Tucked away on the east side of Cedar Neck Road, across from the main entrance to the James Farm Ecological Preserve, the Slough’s Gut marsh enhancement project has quietly been completed after years of monitoring, evaluation, planning, design and, finally, construction.
Construction on the 24-acre saltmarsh cordgrass (Spartina alterniflora) marsh started this past winter and was intended to return a more natural flow of water into the marsh by filling in ditches once used for mosquito control, and for “creating more natural meandering tidal creeks, mudflats and pools.”
Center for Inland Bays’ habitat coordinator Eric Buehl said the project was completed sooner than expected because of some frost early on in the construction. The extra cold weather helped some of the equipment get the job done more efficiently.
“As far as I know, it went really well,” said Buehl of the project.
“Delaware’s Department of Natural Resources and Environmental Control’s (DNREC) Division of Fish and Wildlife’s Mosquito Control Section was responsible for the actual construction the project — in conjunction with logistical support from ENTRIX — CIB representatives explained that Mosquito Control’s expertise in wetlands management, plus their unique heavy marsh equipment and skilled equipment operators made them perfect candidates.
The work done has a variety of benefits, mainly for birds, fish and other wildlife species that inhabit the inland bays.
“We are excited about the opportunity to participate in such a large-scale enhancement project at the James Farm,” said C.J. Chalabala, restoration coordinator for the CIB. “The pools and channels will provide habitat for fish and crabs, and feeding areas for wading birds, more like what a natural or unaltered marsh does.”
The project is the last step in restoration from a fuel spill nine years ago.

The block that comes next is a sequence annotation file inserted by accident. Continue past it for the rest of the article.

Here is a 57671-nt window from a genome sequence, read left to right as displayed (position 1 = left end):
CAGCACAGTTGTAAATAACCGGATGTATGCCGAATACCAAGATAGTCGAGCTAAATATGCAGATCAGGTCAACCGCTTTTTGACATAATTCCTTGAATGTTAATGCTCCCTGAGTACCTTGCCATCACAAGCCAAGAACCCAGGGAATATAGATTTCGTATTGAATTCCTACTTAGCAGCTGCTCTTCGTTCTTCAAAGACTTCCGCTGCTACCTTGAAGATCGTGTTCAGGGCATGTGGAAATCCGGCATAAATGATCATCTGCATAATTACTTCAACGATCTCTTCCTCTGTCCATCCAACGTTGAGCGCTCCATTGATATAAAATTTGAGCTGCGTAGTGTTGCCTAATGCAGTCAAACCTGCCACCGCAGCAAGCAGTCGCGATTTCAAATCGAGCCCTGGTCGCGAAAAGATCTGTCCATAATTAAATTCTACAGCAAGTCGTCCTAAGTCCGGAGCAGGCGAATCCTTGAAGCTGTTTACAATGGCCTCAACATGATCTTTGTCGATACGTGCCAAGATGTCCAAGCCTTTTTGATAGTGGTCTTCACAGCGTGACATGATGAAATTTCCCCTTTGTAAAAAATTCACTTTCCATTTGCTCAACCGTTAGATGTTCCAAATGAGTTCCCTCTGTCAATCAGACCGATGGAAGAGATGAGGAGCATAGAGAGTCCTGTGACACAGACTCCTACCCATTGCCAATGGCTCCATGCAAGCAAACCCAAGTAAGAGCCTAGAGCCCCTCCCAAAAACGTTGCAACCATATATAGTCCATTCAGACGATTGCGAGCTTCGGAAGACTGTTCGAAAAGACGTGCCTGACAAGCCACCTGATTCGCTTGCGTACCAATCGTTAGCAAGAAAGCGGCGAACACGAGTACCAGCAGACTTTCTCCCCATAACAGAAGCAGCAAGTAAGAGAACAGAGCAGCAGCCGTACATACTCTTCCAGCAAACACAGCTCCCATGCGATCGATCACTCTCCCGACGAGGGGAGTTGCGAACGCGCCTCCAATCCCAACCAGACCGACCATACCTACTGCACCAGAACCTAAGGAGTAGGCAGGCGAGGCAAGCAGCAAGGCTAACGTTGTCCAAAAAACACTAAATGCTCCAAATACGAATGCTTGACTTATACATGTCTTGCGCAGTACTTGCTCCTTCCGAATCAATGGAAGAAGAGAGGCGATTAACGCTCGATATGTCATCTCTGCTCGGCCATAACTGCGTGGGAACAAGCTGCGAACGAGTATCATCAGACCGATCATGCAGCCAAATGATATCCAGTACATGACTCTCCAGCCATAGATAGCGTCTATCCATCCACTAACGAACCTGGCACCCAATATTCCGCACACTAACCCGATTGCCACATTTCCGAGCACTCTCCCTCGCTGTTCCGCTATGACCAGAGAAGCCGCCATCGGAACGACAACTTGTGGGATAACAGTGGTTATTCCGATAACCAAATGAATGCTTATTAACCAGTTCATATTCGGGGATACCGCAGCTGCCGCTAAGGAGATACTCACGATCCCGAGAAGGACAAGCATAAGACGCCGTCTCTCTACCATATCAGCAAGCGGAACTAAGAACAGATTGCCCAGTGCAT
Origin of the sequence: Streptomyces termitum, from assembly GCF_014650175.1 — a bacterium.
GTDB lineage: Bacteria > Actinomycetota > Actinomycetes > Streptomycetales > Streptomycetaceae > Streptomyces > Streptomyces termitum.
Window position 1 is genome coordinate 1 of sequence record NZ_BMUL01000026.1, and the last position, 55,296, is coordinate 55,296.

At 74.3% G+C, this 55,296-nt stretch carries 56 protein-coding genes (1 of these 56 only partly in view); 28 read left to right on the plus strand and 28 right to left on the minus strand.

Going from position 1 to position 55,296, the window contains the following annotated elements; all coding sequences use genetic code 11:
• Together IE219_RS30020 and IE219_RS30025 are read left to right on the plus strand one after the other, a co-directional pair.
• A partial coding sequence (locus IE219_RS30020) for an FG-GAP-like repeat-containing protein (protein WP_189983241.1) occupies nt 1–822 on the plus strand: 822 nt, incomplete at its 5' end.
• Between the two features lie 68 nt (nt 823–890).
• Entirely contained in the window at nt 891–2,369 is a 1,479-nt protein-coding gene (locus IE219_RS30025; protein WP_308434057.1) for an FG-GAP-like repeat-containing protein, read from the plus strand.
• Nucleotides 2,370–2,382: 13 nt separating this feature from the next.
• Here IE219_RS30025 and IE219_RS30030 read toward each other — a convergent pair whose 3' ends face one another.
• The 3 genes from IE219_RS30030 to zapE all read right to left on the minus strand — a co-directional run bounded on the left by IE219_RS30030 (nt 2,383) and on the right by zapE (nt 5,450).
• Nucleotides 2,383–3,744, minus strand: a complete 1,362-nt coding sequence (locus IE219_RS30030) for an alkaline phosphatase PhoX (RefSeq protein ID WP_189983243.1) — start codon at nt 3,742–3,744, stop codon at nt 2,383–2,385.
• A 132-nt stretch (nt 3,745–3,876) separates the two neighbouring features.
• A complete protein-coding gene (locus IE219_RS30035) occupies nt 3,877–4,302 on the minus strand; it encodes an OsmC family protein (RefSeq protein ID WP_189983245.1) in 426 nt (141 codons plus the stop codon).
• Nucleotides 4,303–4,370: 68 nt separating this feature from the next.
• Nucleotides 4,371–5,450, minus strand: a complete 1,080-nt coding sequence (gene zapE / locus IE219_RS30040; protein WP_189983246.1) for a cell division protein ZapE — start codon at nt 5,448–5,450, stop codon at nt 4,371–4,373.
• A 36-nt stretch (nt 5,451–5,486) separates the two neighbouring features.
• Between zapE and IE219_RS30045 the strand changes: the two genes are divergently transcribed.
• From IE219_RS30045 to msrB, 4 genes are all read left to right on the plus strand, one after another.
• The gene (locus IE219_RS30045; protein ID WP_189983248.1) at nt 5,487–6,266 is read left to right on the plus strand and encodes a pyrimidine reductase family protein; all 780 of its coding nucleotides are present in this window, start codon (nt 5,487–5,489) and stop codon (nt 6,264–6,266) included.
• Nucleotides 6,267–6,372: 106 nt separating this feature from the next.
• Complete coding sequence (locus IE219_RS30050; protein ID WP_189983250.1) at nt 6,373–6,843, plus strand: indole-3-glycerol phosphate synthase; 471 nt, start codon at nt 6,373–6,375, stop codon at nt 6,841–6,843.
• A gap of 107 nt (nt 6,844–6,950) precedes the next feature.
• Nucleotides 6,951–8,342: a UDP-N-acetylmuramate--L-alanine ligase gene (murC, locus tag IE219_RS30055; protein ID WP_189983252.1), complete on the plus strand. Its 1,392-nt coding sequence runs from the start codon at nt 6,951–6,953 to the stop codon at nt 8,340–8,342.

“The James Farm marsh enhancement project is the final step in the natural resource damage assessment (NRDA) process to restore and compensate for environmental impacts resulting from a fuel oil release at the Indian River Power Plant (IRPP) owned at that time by DP&L, into the Indian River Estuary that occurred in early 2000,” CIB representatives said.
“As a Natural Resource Trustee, DNREC is authorized by law to recover damages for injuries to natural resources resulting from the fuel oil release. DNREC’s Divisions of Air and Waste Management and Water Resources led the state’s effort, with technical assistance, including design review, provided by the National Oceanic and Atmospheric Administration, the U.S. Fish and Wildlife Service (USFWS) and DNREC’s Division of Fish & Wildlife.”
The CIB has been working closely with Conectiv Energy, ENTRIX Inc., an environmental and natural resource management consultant firm; and DNREC to “make this project a reality.”
In addition to the marsh enhancements, the project also allows for education and has signs describing the restoration efforts and explains the environmental benefits of such a project. The marsh is already showing signs of re-growth and greenery and will see more as the spring and summer months get under way.
For safety reasons, the area near the project is still closed, but the observation platform is open to the public. The Center for the Inland Bays has plans to unveil the completed marsh enhancement project later this spring, with the public invited.
Project partners include Delaware Department of Natural Resources and Environmental Control, Division of Fish and Wildlife/Mosquito Control Section; the Division of Water Resources; and the Division of Air and Waste Management; Conectiv Energy, Sussex County, Delmarva Power (formerly Delmarva Power & Light Company), National Oceanographic and Atmospheric Administration, and the U.S. Fish and Wildlife Service.
For more information on the project, or to view answers to frequently asked questions, visit www.inlandbays.org online and click on the “restoration” tab at the top of the page.